Children’s TV performer Fred Rogers once said: “When I was a boy and I would see scary things in the news, my mother would say to me, ‘Look for the helpers. You will always find people who are helping’.” Though horrific events drive Joel Tan’s eon-spanning play No Particular Order celebrates those who get us through the worst of times.
Suffice to say, this is probably one of the strongest line-ups in the La Clique show over the last few years, and it is thoroughly enjoyable throughout.
What do you do when the artistic muse has deserted you? Or when it has never really arrived?
The story begins with Henry welcoming his new bride, Margaret of Anjou, with a boisterous feast that isn’t exactly suited to his calm and reserved temperament – though Margaret immediately feels at home.
It has been over 50 years since the wholesome, handsome brothers from Utah, The Osmonds, began their career.
Ibsen’s play is infused with poetry and poetic technique. It is a sort of dirge to lives lived as waking death, while still retaining some hope of their resurrection.
If you’ve seen Moulin Rouge! The Musical and loved it, I’d advise you to read no further – this is not going to be pleasant.
As soon as Hamlet was announced as part of the 2021-22 winter season my eyes rolled so hard I nearly saw the inside of my eye sockets. I was desperately disappointed. But then something magical happened: a Hamlet unlike any other.
Ruth Wilson is strong casting in the central role with a, for once, restrained Ivo van Hove directing.
It has been another complicated year for theatres with venues unable to welcome in-person audiences for more than five months of 2021 and the tail end of the year returning to enforced closure and performance cancellations.
A theatrical experience that you will never forget – Eddie Redmayne revels in the role of the Emcee, but Jessie Buckley steals the show in Cabaret.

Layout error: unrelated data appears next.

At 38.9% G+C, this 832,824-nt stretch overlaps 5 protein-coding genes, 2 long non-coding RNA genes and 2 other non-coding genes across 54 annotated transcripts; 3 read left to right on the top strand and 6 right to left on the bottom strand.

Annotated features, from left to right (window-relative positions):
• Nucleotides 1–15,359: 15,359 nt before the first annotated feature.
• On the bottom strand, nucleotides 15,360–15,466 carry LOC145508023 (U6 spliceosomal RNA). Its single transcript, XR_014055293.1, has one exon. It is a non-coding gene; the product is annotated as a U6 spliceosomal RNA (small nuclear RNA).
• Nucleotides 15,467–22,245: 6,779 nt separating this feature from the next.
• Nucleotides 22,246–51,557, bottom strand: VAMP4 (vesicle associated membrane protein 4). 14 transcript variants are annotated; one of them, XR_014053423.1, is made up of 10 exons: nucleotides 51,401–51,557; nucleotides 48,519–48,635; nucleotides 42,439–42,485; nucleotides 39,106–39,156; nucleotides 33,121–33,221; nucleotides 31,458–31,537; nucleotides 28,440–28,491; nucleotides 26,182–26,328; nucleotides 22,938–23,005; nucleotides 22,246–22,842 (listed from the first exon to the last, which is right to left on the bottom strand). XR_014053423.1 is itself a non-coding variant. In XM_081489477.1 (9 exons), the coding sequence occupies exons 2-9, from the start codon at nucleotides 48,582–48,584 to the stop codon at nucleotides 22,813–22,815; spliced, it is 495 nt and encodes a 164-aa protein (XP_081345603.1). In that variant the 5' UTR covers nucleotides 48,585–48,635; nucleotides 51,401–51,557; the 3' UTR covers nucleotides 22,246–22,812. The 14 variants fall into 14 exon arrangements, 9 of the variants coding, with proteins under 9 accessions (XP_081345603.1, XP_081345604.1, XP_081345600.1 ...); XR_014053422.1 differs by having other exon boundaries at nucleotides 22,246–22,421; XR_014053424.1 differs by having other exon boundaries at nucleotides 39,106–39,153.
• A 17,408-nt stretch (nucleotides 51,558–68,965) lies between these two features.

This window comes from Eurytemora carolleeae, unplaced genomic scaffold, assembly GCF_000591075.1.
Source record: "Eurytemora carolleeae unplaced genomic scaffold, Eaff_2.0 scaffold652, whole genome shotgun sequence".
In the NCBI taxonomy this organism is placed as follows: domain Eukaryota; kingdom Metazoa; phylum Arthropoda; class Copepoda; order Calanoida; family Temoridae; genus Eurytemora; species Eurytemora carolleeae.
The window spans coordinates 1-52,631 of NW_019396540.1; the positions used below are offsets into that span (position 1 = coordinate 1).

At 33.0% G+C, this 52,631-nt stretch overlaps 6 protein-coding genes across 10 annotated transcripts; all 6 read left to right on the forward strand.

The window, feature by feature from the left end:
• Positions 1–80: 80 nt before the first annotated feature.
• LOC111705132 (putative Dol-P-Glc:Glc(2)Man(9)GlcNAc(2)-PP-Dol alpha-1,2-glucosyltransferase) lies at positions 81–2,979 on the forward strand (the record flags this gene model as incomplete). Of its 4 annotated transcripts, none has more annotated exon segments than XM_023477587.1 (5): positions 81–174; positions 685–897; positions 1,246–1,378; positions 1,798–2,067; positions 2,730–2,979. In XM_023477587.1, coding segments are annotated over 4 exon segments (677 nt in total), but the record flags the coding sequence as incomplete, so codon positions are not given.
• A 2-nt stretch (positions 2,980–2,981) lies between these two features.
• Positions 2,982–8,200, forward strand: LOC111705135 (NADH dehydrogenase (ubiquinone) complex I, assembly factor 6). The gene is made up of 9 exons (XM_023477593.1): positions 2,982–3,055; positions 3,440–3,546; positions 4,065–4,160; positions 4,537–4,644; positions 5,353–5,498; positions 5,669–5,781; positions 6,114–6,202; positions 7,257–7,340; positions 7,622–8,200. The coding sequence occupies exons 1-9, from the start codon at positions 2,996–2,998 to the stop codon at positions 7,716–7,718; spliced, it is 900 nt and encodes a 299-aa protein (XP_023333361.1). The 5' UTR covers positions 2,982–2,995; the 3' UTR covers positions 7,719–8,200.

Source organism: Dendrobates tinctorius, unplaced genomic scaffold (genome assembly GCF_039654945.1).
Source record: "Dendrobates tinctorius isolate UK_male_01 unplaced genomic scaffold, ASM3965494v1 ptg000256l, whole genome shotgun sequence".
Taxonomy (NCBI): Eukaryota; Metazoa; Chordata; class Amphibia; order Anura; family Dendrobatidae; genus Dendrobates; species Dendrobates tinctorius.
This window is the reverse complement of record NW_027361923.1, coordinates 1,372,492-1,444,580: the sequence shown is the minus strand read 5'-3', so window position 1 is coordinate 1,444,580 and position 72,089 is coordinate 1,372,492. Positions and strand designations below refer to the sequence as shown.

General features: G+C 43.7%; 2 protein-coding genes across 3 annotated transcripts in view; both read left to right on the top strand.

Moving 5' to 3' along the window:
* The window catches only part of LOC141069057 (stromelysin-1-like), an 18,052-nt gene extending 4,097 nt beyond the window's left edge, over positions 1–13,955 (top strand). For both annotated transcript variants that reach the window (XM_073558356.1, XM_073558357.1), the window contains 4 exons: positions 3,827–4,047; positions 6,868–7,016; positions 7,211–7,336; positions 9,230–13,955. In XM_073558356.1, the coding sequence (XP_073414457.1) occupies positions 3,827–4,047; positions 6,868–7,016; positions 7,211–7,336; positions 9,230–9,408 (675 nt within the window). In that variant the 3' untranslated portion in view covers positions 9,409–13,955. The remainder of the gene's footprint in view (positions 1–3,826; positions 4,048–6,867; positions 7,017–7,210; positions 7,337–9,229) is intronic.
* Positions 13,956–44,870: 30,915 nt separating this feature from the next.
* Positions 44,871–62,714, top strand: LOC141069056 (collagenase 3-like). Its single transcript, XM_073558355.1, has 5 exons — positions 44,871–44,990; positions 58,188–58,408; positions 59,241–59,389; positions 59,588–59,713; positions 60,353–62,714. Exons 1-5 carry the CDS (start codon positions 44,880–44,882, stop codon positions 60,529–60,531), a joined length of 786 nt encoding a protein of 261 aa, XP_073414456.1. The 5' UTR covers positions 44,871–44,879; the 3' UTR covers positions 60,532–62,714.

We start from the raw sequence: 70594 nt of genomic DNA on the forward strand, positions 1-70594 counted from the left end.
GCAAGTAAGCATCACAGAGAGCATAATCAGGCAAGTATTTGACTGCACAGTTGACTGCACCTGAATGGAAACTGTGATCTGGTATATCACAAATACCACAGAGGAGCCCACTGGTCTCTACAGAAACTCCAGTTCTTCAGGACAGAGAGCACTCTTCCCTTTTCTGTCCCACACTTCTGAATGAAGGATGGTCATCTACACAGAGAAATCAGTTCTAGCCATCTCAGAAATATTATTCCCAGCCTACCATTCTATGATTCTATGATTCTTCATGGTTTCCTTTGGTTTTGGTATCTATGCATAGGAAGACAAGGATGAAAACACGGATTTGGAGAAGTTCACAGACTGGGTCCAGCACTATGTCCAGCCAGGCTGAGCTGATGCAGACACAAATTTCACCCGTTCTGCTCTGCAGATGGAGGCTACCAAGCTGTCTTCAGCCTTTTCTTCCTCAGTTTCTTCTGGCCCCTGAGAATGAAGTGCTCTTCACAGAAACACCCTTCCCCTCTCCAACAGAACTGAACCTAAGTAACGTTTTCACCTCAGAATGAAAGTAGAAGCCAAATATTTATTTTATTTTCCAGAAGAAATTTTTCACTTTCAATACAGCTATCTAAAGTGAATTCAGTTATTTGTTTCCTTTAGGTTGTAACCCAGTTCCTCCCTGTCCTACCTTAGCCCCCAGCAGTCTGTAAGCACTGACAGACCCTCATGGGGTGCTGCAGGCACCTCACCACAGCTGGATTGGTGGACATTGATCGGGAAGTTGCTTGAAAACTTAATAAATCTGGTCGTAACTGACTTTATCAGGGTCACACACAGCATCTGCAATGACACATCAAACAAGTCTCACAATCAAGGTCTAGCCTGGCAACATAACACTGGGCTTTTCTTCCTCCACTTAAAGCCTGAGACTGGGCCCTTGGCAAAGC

A full-on immersive event – part play, part museum exhibit, part theme park ride and part party.
Anna Christie, which predates The Hairy Ape, won the 1922 Pulitzer prize for drama and therefore had to have something going for it.
The nostalgia musical is back in full force with crowd-pleasing easy listening stories that looks back to the 1950s and 60s for their inspiration.
It’s an 80-minute treat that flies by in a whizz of comedy, vocal excellence, spangly costumes and heart.
Remembrance Day seemed a perfect moment to review a production set just before and during the First World War, Hugh Salmon’s finely rendered Into Battle.
Burnt Lemon Theatre’s Tokyo Rose shows that you don’t need a big budget to stage a compelling musical.
I remember a student I was once trying to get to read more saying “What’s the point, there are just too many books”. Perhaps I’m beginning to have the same reaction to digital theatre – there’s so much more of it out there than I had ever anticipated and although I think I can claim I’ve covered a fair amount of ground there is still plenty to get to grips with.
A New Life (A Mini Musical) at the Traverse every lunchtime this week is certainly not ‘mini’ in its emotional scope or its ambition.
Chicago’s tale of murder, greed, corruption, violence, exploitation, adultery and treachery whispers back into the Edinburgh Playhouse with a thrum of double bass, a twitching off-beat on the drums and a haunting moan of muted trumpet.